Free Shipping on Orders $79 or More! US Shipping Only

New items added! View Our Newest Items

Buy 3 Puzzles, Get the 4th FREE! Shop Now

Free Shipping on Orders $79 or More!

US Shipping Only

Jigsaw Puzzle vs. Puzzle: All Differences Explained

When we hear the word “puzzle”, most of us immediately think of jigsaw puzzles – pictures made up of small, jagged-edge cardboard pieces that need to be put back together. But in reality, puzzles come in a wide array of shapes and forms, with jigsaws being only the most popular ones. So, let’s take a deeper dive into puzzle terminology and finally clarify the difference between jigsaw puzzles and puzzles.

What Is the Difference Between Games & Puzzles?

Games are activities meant to help us have fun, kill time, and possibly hone our competitive spirit. Puzzles can be considered a type of game where there is a focus on problem-solving tasks and critical thinking. Whereas games can be competitive, puzzles usually aren’t (unless you count competing against yourself). A game can be played over and over again, sometimes with different outcomes, while solving the same puzzle several times can get old fast. As a rule of thumb, the easiest way to tell whether something is a game or a puzzle is to ask yourself – am I supposed to win it or to solve it?

Puzzle vs. Jigsaw Puzzle

Now that we’ve established the difference between a puzzle and a game, let’s take a closer look at puzzles – and their most popular subtype, jigsaw puzzles. While puzzles can focus on any kind of problem-solving activity – number sequencing, color matching, mechanics – jigsaw puzzles are puzzles in which a cut-up image has to be put back together. For instance, a Rubik’s cube is a puzzle, but a picture of a Rubik’s cube cut into pieces is a jigsaw puzzle. Some other examples of non-jigsaw puzzles include sudoku, crosswords, chess puzzles, anagrams, and so on. On the other hand, jigsaw puzzles can come in various shapes, too – such as ball-shaped jigsaw puzzles.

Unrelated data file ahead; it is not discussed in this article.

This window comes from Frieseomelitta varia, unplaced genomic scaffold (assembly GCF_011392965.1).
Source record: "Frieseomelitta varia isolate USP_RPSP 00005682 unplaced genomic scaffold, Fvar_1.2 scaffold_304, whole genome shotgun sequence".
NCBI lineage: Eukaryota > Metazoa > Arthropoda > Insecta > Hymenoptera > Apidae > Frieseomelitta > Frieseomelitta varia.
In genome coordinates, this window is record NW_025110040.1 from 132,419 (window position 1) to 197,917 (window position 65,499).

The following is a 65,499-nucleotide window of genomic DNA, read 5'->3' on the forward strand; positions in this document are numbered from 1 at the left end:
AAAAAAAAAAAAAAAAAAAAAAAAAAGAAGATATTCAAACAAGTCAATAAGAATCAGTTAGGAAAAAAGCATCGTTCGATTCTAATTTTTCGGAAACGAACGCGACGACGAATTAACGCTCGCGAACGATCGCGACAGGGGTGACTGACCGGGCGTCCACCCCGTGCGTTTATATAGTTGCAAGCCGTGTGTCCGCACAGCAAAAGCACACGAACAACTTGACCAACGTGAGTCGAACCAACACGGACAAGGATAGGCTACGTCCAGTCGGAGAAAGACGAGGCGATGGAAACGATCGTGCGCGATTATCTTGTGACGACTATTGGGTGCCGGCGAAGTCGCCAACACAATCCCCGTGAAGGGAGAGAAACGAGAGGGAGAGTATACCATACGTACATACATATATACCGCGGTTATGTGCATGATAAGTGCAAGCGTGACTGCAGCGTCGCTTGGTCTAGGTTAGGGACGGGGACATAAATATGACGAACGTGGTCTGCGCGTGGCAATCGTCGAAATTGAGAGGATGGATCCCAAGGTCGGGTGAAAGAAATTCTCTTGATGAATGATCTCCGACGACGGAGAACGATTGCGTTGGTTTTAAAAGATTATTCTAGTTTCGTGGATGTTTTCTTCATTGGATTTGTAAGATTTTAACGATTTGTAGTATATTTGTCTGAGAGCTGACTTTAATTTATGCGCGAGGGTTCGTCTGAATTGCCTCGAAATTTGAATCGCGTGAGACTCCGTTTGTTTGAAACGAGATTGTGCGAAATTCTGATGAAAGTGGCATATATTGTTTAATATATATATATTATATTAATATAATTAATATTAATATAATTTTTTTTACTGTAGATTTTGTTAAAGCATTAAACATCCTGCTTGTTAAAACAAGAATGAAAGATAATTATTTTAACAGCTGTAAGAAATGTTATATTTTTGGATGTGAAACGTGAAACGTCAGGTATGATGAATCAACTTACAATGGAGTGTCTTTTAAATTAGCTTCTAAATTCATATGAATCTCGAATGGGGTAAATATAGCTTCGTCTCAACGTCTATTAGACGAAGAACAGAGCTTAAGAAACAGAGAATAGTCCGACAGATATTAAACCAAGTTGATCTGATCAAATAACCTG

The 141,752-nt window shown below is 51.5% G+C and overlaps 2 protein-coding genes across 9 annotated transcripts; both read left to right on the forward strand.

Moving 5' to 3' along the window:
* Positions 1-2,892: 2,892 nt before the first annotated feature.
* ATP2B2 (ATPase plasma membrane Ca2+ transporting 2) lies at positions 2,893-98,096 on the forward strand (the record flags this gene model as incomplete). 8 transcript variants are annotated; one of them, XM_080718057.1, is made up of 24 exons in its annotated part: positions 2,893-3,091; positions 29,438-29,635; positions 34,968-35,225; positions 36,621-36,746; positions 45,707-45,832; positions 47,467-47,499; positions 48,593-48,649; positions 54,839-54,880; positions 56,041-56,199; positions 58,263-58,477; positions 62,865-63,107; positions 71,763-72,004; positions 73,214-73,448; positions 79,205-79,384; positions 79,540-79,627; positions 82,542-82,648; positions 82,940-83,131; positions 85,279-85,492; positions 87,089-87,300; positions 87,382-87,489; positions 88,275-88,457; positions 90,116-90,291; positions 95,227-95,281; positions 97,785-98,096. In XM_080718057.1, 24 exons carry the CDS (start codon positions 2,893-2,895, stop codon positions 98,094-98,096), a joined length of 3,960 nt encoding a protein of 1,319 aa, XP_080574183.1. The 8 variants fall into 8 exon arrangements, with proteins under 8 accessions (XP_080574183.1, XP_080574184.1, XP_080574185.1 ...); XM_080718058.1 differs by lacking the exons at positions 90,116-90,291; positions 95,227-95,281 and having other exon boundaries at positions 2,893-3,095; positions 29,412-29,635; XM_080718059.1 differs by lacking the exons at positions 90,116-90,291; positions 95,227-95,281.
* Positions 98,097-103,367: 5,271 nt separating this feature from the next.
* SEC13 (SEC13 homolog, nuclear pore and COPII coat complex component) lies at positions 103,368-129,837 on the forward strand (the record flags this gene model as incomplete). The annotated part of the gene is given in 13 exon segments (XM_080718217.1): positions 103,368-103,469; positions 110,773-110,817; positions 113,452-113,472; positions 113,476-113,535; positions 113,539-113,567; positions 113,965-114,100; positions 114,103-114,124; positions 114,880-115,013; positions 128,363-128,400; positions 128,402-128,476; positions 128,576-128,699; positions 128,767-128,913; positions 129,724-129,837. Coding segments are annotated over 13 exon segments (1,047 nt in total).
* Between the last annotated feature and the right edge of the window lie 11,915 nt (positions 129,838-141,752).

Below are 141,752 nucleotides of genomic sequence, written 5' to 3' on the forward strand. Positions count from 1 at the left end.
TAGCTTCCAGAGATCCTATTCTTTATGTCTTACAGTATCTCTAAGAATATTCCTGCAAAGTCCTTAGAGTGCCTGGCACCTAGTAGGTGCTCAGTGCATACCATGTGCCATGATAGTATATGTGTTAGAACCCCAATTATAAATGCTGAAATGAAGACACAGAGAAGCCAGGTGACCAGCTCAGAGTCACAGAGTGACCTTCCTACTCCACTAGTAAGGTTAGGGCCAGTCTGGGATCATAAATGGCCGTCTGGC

Jigsaw Puzzles vs. Puzzle Games

A puzzle game is, put simply, the same thing as a puzzle. Crosswords, word finders, sudoku, and so on. So, once again, the difference between jigsaw puzzles and puzzle games is that jigsaw puzzles are based on the action of putting a picture back together. While these puzzles are traditionally square and flat, they can come in various shapes, such as 3D puzzles, spherical, and so on.


While jigsaw puzzles are the most common, popular, and beloved type of puzzle, they are far from the only ones. And if we’ve inspired you to set aside some puzzle-solving time for yourself, why don’t you start by checking out MaryMaxim’s collection of 300-piece, 500-piece, and 1000-piece puzzles, as well as puzzle accessories.

Jigsaw Puzzle vs. Puzzle: Frequently Asked Questions

Why is a puzzle called a jigsaw?

Jigsaw puzzles are called that because of the jagged edges of pieces that used to be made using a jigsaw. Although the tool hasn’t been used to make jigsaw puzzles for a long time now, the iconic name has remained.

What makes a puzzle a jigsaw puzzle?

A puzzle is considered a jigsaw puzzle if it is comprised of many smaller pieces that form a picture or shape when put together. Usually, these pieces are irregularly shaped and form a square picture, but that doesn’t necessarily have to be the case.

Is it jigsaw or puzzle?

While jigsaw puzzle and just puzzle are often used interchangeably to denote the same thing, they actually have different meanings. Puzzle is a more comprehensive term used to describe problem-solving activities, while jigsaw puzzles are a type of puzzle where the person needs to put together a picture.